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The Future of Second Edition Design

by Lucas Thompson, Ambassador

1st April 2018

Star Trek offers us a vision of the future, one that's optimistic, imaginitive... and full of technology. Many technologies from Star Trek have found their way into the real world, like handheld communicators (cell phones) and PADDs (tablet computers). Even the most complicated technology in Trek, artificial intelligence, is being explored in real life, with exciting new advancements every day.

If you play Magic or Hearthstone, there's a chance you're familiar with efforts to generate cards using machine learning software. If not, peruse these links and get a look at what neural network technology has created already. Of course, it would be a shame if card games based on Star Trek were mired in the past, still created by mundane human minds, while boring old fantasy-based games were made with cutting-edge technology!

In order to help close the technology gap, I've been working overtime to get our own positronic brain up and running. I've taken the time to record some of the more interesting output so far, and enter it into the Continuing Committee's playtesting software, so that the community can see what the future holds for our favorite games.

This article houses some of the Second Edition cards that the network has produced so far. Second edition already has much more... robotic wording than First Edition, so the electronic mind has taken to it much more easily - that said its output is far from flawless, and we could really use your feedback on its progress so far.

I've broken down the output into three categories for your browsing convenience. For each category, I've curated a selection of 9 to 18 of the most interesting cards the AI has produced, and entered them into the Continuing Committee's playtesting software - which has allowed me to generate some PDF files for you to peruse. I'd also like to highlight a few cards from each category here in the article. Enjoy!

Almost There: These cards got pretty close to the mark, but something or another just doesn't work quite right. PDF Link.

Provent Pels

I really appreciate that Second Edition wall dilemmas have multiple routes to solving them, in order to make lockouts harder to achieve. This... this card may have too many options.

Data, Founder Adanter

Yes, AI, stopping the personnel would effectively prevent him from facing the dilemma. Good work, I guess.


Oh, you wanted a Thief personnel? Why don't you go and pull one out of your deck, shuffle the deck, and place that personnel where you'll never see him again. Seems spiteful.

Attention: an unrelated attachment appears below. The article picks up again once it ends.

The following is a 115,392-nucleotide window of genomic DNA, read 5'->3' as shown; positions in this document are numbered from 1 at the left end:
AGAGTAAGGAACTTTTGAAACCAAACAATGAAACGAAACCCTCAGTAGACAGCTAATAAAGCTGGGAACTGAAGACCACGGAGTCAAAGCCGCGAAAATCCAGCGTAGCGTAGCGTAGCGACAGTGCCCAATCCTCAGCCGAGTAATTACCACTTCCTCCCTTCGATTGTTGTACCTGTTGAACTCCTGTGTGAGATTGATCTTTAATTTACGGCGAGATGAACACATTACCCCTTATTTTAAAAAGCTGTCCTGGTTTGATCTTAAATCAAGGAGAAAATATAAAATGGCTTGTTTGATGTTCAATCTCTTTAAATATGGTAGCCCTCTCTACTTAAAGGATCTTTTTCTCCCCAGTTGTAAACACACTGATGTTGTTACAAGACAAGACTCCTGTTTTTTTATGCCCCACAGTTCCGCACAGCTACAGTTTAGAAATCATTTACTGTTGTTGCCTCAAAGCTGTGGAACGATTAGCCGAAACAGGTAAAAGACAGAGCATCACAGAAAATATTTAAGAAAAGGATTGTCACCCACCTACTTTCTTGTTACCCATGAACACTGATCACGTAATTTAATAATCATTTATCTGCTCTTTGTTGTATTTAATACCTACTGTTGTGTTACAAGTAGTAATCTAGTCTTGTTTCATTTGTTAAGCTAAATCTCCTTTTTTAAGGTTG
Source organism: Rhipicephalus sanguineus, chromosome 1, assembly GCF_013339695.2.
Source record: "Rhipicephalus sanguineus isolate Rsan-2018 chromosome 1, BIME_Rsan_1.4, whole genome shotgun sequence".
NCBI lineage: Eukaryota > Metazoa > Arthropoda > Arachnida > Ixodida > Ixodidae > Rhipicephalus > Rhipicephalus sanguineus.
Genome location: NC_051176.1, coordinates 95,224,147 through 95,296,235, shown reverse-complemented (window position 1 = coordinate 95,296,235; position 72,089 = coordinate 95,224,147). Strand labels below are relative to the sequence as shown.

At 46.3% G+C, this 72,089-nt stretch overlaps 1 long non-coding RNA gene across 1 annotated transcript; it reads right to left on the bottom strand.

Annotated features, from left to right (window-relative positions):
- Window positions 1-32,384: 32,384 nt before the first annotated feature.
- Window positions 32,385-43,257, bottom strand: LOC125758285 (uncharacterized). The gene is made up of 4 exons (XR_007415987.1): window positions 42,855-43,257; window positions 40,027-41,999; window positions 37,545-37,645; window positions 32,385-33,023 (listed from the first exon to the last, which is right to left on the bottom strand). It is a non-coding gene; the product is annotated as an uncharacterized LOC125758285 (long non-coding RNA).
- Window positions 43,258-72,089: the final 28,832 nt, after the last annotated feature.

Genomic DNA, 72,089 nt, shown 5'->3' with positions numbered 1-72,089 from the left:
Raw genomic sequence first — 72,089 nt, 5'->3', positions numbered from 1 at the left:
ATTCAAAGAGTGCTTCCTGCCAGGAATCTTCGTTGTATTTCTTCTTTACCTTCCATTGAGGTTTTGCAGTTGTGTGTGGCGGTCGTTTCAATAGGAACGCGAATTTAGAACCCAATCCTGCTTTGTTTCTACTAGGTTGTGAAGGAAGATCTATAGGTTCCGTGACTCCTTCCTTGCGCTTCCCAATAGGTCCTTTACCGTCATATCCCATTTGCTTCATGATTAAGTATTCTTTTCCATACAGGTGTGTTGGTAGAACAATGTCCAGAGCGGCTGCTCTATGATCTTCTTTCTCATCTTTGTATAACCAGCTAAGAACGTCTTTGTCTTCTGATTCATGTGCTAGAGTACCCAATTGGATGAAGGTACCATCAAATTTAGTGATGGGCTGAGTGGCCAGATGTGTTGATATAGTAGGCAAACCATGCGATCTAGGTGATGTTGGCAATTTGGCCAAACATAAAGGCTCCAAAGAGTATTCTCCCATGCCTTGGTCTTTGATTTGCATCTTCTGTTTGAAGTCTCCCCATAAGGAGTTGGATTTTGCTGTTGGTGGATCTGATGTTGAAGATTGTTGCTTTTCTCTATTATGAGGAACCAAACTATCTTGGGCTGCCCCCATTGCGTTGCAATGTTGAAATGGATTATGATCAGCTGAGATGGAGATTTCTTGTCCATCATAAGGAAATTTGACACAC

Pretty Normal: These cards look eerily like normal cards. I've erred on the side of highlighting the more interesting ones, since the machine is decent at producing bland, normal cards (especially personnel). PDF Link.

Phunale Places

I really like the idea of a skill-based filter that then checks to see if you have too much of a specific skill. Seems like a gentler way to do what An Issue of Trust and Personal Duty have been brutally doing for years.

Sharital Worve, Readssic Daitor

So many "score 5 points" cards have complicated text that boils down to "you've gotta solve a mission first." It's nice that this card cut out all that unnecessary text and got straight to the point.


Just a nice non-unique card with an interesting, simple ability. Bonus points to the AI for keeping the "CONN officer skills package" of Astro/Nav/Officer together.

Grossly Overpowered: These cards are way, way over the power curve. PDF Link.

Destinical Pretertion

I mean, that's way too many points, but that gametext is just bonkers. I do have to give the AI credit though, it has nailed Matt Kirk's naming style.

Acearing, Envilerons

Not only is that not an appropriate counter cost, but that ability cost is... it just isn't a cost. At least it is only once per turn. At least.

Silly: These cards are failures. The machine tried, and it failed. Such failures are inevitable along the unrelenting march of progress! PDF Link.

Progical Ching

Don't give up now! We need to get a QR code on this card so we can scan it to make the text repeat infinitely!


How... how do I win if my missions are in my opponent's brig? How do I even play? I don't think I should use this card.


Temporal Destinged

That cost seems a bit too steep. I don't think destroying one core event is worth my life. Maybe two events, but not one.

Out of April Fools Mode: I hope you enjoyed these cards, I certainly enjoyed tricking an old computer into making them. I'd never really used Linux before, and this was a fun project to push me into giving it a try. If you'd like to try your hand at making these cards, Here's a reddit thread about making the hearthstone ones; you can follow all the same steps, but feed it a trek text-file database instead. The easiest way to get your hands on such a file are the lackey database, but if you have any trouble with those, just shoot me a line and I can hook you up with my copies that I've put some effort into reformatting.

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